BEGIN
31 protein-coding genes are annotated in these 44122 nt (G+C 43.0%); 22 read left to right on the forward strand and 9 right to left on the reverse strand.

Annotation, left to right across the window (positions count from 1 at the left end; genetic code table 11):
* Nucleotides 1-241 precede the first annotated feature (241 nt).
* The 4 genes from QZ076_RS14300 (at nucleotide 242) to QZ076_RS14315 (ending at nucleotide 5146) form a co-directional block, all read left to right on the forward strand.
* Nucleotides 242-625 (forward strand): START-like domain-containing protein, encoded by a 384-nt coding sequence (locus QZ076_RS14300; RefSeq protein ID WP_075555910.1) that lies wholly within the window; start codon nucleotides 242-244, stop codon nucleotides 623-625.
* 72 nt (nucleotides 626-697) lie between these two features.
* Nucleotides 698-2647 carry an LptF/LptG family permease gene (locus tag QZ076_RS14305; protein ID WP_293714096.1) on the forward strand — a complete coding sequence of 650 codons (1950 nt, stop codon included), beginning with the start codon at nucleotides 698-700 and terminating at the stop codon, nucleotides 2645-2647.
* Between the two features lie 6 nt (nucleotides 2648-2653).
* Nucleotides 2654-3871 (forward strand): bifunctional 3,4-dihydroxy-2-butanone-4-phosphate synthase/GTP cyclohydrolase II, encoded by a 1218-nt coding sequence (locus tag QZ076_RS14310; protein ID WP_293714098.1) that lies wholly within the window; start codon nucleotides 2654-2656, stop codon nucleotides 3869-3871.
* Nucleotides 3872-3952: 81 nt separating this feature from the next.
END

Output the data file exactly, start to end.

31 protein-coding genes are annotated in these 44122 nt (G+C 43.0%); 22 read left to right on the forward strand and 9 right to left on the reverse strand.

Annotation, left to right across the window (positions count from 1 at the left end; genetic code table 11):
* Nucleotides 1-241 precede the first annotated feature (241 nt).
* The 4 genes from QZ076_RS14300 (at nucleotide 242) to QZ076_RS14315 (ending at nucleotide 5146) form a co-directional block, all read left to right on the forward strand.
* Nucleotides 242-625 (forward strand): START-like domain-containing protein, encoded by a 384-nt coding sequence (locus QZ076_RS14300; RefSeq protein ID WP_075555910.1) that lies wholly within the window; start codon nucleotides 242-244, stop codon nucleotides 623-625.
* 72 nt (nucleotides 626-697) lie between these two features.
* Nucleotides 698-2647 carry an LptF/LptG family permease gene (locus tag QZ076_RS14305; protein ID WP_293714096.1) on the forward strand — a complete coding sequence of 650 codons (1950 nt, stop codon included), beginning with the start codon at nucleotides 698-700 and terminating at the stop codon, nucleotides 2645-2647.
* Between the two features lie 6 nt (nucleotides 2648-2653).
* Nucleotides 2654-3871 (forward strand): bifunctional 3,4-dihydroxy-2-butanone-4-phosphate synthase/GTP cyclohydrolase II, encoded by a 1218-nt coding sequence (locus tag QZ076_RS14310; protein ID WP_293714098.1) that lies wholly within the window; start codon nucleotides 2654-2656, stop codon nucleotides 3869-3871.
* Nucleotides 3872-3952: 81 nt separating this feature from the next.